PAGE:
Al-Ahram Weekly   Al-Ahram Weekly
3 - 9 August 2000
Issue No. 493
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Clash of the titans

By Tarek Atia

Let's provide some basics for those of you who have either been dead for the past few years or else try to stay as far away from local pop culture as you can.

The two men pictured above have managed, in a very short time, to become Egyptian cinema's biggest stars. Alaa Walieddin is the big fat guy and Mohamed Heneidi is the tiny, baby-faced one. Together, for years, they played a wildly successful Egyptian version of Laurel and Hardy. Audiences could pretty much guarantee that anything this duo did -- whether on the big screen, small screen or theatre -- would be a riotous laugh.

But nothing lasts forever, and Heneidi and Alaa soon parted ways. The irony of that parting, however, is that the two guys are now right back together again -- this time as industry adversaries. Their films are currently up against each other in competition to become the biggest summer blockbuster for the second year running.

No one could have possibly predicted this monumental battle just a few years back -- except, of course, the movie moguls who orchestrated it. They took the two least likely-looking people, and backed them with more hype than the industry had ever seen. The result is a true phenomenon.

The cash the Alaa and Heneidi films are currently raking in at the box-office has virtually changed the cinema world overnight. Multiplexes have suddenly sprung up to meet demand. Makeshift cinemas have opened on hotel rooftops and in public parks.

In fact, the magnitude of this craze raises some questions. Is it all driven by clever marketing or are these two guys truly that talented? Do the big laughs make up for the light plots? How much staying power do Heneidi and Alaa have? Will one eclipse the other or will they both simply fade away?

Friends and competitors: Heneidi (left) and Walieddin (centre) smile for the cameras
photo: Abdel-Hamid Eid


A quick look at how this came to be may reveal some clues.

Ever since the two split up as a comic duo, journalists have been speculating that some serious professional jealousy had divided them. Heneidi's star rose first -- higher and faster than any other actor before him.

Poor Alaa was left behind. He began to settle into a pigeon-hole as a permanent member of the supporting cast, while his former partner became everyone's darling.

Perhaps the brief time Alaa spent in Heneidi's shadow really got to him. He seems possessed with a determination to show the world that he too can pack the house.

Last year he finally got his chance. Competing directly against Heneidi's Hammam fi Amsterdam, Alaa's Abboud 'Alal-Hodoud, did better both at the box office and among the critics.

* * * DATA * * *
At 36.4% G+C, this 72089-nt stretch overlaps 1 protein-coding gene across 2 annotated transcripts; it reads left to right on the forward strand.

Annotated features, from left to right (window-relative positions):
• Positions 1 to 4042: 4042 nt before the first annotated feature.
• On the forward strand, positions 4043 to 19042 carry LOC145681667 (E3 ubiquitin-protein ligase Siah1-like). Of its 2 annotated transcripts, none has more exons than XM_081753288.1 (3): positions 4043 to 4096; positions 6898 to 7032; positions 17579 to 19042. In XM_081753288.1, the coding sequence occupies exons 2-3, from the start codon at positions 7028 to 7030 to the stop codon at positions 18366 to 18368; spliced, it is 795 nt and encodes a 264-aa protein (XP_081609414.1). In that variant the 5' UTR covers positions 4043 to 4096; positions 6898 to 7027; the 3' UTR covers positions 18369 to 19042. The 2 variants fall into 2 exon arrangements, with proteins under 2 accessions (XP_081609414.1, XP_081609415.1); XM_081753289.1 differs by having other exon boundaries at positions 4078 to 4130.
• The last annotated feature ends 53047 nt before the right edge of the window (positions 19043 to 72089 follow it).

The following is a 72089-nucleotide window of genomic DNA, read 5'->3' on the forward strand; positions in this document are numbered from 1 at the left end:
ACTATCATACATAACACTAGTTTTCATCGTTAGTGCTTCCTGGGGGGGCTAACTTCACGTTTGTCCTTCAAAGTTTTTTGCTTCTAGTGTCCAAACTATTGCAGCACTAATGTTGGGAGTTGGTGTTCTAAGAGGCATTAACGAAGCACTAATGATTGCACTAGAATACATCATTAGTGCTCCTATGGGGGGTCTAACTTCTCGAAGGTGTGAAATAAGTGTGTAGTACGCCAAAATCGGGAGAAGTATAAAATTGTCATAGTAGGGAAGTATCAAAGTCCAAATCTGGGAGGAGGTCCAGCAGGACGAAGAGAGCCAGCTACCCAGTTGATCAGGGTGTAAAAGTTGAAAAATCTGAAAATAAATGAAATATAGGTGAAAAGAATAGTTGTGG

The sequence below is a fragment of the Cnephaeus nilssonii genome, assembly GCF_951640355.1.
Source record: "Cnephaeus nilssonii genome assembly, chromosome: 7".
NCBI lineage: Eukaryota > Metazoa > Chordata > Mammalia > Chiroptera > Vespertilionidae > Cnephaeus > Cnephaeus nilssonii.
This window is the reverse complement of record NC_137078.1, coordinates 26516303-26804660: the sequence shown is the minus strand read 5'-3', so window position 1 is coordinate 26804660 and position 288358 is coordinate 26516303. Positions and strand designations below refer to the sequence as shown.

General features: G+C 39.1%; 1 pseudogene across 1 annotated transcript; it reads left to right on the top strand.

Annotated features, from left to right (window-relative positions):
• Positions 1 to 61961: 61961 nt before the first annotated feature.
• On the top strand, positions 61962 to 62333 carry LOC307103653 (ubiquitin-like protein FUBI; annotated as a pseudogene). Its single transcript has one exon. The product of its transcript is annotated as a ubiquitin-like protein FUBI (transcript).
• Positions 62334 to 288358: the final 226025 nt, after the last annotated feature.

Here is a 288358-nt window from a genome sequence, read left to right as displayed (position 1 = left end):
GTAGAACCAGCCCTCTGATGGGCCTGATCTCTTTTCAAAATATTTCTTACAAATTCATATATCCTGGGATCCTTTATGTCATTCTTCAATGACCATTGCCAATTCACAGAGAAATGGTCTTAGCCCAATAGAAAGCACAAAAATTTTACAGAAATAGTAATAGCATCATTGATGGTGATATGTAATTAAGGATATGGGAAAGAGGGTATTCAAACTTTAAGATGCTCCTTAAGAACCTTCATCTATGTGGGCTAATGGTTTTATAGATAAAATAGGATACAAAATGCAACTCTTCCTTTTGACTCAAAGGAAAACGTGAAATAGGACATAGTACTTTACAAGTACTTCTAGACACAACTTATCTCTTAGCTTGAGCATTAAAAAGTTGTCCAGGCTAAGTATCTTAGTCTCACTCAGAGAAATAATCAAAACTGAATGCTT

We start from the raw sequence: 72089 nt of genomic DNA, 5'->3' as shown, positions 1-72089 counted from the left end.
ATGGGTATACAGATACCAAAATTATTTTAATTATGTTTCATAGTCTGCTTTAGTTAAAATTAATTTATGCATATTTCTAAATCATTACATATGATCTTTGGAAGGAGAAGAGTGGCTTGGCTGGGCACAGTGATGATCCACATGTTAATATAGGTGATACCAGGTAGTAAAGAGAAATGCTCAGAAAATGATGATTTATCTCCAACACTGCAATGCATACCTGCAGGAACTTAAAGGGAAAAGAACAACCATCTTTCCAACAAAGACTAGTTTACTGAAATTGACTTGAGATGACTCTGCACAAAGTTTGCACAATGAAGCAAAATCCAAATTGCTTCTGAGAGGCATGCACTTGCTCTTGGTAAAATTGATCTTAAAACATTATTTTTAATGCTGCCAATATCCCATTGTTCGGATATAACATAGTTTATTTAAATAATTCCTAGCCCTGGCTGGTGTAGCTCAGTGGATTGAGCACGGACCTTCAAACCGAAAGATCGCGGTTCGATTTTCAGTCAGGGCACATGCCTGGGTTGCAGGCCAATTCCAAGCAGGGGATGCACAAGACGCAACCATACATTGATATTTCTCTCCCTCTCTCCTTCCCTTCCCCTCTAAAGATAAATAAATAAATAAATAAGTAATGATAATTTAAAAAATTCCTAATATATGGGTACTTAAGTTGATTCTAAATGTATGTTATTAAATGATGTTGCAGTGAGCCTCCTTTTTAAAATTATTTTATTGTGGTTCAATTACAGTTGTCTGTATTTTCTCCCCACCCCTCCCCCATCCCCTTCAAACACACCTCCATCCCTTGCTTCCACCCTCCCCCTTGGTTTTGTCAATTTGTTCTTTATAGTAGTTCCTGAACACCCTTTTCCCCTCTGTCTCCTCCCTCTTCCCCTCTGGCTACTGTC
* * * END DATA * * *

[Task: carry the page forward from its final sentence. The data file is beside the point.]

This year looks like a sequel. Once again, the popularity of Alaa's film, Al-Nazer, has inched ahead of Heneidi's widely-anticipated Belia wa Demagho Al-'Alia. Perhaps audiences have grown weary of Heneidi playing the same character time in and time out. By contrast, even Alaa's limited attempt merely to lean on the envelope seems fresh. In the new film, Alaa plays a total of eight different characters.

That's not to say that Belia has been a flop. In its first 11 days, it reaped a record-breaking LE7 million. However, as Heneidi himself freely admits, much of the attraction has been his star power, not the movie itself. The true test will be time. Staying power is the real prize.

And yet that prize will be truly difficult to capture. Critics have always panned their films as trivial nonsense. Instead of taking the cinema industry out of its so-called crisis, critics gripe that they are actually sealing its moronic doom.

But critics have always been an ornery bunch. It's the general audience that matters most in this game of ticket sales. However, even among the ticket-buying masses there is diminishing enthusiasm. One of the most common complaints about the films is that they're all the same -- bumbling hero goes for the girl, falls into an adventure that teaches him a lesson about life. A yawn is beginning to form and yawns are irresistibly contagious.


Related stories:
More than tulips in Amsterdam- 19 - 25 August 1999
A successful formula?- 21 - 28 January 1999
An amiable bubble unburst- 13 - 19 August 1998
Tried and tested- 12 - 18 August 1999

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